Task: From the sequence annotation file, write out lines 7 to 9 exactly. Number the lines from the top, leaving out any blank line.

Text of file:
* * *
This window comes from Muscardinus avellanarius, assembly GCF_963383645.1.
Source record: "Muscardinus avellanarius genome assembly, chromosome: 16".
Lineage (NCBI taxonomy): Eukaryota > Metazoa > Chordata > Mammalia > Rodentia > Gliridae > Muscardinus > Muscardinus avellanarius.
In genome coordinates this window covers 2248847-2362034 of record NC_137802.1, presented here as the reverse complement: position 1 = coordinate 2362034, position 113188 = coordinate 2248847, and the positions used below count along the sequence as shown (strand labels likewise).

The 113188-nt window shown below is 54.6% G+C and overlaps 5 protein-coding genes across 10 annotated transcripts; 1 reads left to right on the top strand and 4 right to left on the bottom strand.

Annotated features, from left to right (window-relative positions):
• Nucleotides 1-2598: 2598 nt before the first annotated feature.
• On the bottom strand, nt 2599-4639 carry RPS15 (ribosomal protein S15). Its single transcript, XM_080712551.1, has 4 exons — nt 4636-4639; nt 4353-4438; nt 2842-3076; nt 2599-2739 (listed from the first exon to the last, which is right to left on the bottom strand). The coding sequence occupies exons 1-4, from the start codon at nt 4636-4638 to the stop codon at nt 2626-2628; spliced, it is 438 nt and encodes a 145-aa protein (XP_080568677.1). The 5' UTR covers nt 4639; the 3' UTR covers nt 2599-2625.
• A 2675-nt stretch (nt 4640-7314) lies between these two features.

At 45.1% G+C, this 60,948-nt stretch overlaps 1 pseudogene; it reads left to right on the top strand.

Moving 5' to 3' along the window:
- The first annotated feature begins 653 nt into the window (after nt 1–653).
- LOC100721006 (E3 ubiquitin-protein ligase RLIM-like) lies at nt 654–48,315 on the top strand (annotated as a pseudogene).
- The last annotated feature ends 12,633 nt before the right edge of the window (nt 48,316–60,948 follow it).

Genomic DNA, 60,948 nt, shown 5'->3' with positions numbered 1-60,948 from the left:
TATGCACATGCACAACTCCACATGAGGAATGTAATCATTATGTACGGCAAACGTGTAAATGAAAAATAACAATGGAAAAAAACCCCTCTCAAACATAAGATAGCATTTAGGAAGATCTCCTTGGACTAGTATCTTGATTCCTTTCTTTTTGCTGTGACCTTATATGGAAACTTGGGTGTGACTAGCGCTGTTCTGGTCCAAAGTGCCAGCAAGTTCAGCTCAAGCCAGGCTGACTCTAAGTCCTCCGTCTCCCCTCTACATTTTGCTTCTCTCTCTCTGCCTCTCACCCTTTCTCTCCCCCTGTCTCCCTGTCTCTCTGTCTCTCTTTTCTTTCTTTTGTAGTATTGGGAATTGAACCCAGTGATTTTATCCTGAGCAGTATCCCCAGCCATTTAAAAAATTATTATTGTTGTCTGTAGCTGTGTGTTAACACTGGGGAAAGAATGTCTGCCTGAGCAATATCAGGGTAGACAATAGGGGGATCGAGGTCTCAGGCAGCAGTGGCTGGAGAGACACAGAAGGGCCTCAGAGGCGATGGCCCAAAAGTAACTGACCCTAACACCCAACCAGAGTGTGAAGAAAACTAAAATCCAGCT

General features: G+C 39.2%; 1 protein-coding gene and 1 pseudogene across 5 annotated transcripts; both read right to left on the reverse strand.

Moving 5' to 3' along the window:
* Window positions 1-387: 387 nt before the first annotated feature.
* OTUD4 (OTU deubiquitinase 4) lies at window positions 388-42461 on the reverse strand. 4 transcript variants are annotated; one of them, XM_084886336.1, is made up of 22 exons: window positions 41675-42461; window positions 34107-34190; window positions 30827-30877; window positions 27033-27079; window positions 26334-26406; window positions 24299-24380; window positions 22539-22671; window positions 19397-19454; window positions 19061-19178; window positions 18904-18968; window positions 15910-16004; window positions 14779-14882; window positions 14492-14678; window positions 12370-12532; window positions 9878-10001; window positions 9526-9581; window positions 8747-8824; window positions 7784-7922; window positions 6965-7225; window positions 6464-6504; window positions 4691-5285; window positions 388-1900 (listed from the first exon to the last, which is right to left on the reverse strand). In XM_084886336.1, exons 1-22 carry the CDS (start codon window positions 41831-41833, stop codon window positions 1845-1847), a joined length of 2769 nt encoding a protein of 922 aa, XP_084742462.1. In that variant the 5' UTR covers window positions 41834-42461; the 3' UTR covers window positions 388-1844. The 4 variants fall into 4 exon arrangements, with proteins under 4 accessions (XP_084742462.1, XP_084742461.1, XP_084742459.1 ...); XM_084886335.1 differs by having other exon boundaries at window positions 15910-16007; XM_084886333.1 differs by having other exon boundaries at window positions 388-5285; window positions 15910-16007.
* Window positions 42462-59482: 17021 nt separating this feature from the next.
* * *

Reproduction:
• Nucleotides 1-2598: 2598 nt before the first annotated feature.
• On the bottom strand, nt 2599-4639 carry RPS15 (ribosomal protein S15). Its single transcript, XM_080712551.1, has 4 exons — nt 4636-4639; nt 4353-4438; nt 2842-3076; nt 2599-2739 (listed from the first exon to the last, which is right to left on the bottom strand). The coding sequence occupies exons 1-4, from the start codon at nt 4636-4638 to the stop codon at nt 2626-2628; spliced, it is 438 nt and encodes a 145-aa protein (XP_080568677.1). The 5' UTR covers nt 4639; the 3' UTR covers nt 2599-2625.
• A 2675-nt stretch (nt 4640-7314) lies between these two features.